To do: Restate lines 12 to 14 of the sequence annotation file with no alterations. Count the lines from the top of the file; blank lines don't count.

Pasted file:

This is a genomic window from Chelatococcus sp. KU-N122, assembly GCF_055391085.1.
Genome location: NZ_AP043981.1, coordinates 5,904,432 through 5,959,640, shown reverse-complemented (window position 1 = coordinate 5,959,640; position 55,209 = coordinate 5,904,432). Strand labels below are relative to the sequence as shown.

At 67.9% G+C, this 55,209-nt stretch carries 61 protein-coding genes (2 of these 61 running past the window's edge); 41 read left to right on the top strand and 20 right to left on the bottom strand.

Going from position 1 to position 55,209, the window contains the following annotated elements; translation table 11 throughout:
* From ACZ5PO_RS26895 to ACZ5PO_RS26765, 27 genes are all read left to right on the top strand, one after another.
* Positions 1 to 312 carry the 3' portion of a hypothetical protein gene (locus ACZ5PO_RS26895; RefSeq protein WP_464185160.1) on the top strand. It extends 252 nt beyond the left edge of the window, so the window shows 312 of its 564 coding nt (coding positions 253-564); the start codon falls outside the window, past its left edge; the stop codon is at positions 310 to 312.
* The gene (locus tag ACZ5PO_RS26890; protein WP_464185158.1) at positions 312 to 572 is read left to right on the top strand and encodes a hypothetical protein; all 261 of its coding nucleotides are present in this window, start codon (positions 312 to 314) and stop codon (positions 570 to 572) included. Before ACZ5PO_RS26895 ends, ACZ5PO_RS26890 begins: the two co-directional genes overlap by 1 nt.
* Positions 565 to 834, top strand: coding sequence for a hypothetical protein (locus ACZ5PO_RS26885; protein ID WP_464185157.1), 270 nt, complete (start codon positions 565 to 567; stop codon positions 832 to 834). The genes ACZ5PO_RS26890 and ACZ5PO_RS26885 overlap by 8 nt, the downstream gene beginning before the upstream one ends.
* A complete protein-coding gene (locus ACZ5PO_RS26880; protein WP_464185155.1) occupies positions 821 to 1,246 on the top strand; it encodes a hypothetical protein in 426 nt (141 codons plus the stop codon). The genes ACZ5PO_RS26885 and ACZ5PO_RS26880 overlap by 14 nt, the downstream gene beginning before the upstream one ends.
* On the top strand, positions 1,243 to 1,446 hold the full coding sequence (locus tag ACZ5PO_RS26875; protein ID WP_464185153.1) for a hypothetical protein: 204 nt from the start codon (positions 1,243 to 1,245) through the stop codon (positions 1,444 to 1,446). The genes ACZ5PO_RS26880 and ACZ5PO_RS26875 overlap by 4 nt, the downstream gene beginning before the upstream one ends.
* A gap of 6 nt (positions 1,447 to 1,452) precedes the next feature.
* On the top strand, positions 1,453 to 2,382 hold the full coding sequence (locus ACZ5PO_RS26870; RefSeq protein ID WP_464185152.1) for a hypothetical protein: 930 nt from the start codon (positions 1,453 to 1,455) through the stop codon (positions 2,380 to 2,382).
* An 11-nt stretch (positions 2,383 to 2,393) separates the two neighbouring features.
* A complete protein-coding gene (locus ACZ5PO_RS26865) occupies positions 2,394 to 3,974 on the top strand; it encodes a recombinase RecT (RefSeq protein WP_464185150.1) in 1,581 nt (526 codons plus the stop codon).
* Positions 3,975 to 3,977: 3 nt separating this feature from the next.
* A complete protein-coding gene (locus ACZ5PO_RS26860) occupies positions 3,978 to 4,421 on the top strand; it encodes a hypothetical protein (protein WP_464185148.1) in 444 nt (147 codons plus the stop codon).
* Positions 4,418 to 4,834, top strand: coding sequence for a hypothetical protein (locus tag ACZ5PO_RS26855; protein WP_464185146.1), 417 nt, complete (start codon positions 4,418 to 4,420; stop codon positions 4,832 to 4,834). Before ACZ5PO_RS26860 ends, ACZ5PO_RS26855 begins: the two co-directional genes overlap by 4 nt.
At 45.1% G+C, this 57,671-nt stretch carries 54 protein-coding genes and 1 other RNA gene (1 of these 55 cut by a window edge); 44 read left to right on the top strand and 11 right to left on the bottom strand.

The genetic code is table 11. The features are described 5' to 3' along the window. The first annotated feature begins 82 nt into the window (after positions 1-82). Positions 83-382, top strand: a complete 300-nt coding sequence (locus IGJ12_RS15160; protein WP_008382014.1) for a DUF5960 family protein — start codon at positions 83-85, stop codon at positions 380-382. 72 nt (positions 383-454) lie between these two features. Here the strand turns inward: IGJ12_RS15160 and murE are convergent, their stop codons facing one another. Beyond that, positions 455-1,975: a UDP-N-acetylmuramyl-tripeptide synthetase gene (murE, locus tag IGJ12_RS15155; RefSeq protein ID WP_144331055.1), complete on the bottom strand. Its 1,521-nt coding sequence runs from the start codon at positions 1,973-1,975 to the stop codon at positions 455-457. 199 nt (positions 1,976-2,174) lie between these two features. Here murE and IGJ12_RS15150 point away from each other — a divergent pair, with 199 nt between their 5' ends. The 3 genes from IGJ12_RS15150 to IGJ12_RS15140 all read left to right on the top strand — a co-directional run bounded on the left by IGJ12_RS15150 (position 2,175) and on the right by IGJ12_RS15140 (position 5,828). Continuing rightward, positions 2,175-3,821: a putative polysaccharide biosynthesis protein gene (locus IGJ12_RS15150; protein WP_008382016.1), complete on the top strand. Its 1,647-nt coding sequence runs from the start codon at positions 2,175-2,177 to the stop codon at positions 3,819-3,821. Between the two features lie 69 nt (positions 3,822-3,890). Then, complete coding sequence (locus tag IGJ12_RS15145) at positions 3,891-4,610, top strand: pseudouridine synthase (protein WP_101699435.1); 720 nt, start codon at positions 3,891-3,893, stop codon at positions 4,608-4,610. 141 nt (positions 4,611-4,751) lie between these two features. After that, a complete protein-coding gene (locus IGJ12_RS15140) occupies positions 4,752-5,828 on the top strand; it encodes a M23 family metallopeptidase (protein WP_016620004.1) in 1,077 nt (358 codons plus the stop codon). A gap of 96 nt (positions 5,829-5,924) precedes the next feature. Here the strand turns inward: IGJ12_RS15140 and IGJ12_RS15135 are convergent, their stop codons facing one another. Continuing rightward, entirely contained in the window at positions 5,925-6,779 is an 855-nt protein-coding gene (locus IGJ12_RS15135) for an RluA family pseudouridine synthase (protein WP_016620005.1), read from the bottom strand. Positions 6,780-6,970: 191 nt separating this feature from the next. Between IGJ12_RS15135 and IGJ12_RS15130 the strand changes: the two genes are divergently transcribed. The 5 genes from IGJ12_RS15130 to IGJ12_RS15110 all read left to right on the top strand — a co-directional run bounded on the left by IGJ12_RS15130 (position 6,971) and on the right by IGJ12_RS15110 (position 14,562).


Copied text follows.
* On the top strand, positions 1,453 to 2,382 hold the full coding sequence (locus ACZ5PO_RS26870; RefSeq protein ID WP_464185152.1) for a hypothetical protein: 930 nt from the start codon (positions 1,453 to 1,455) through the stop codon (positions 2,380 to 2,382).
* An 11-nt stretch (positions 2,383 to 2,393) separates the two neighbouring features.
* A complete protein-coding gene (locus ACZ5PO_RS26865) occupies positions 2,394 to 3,974 on the top strand; it encodes a recombinase RecT (RefSeq protein WP_464185150.1) in 1,581 nt (526 codons plus the stop codon).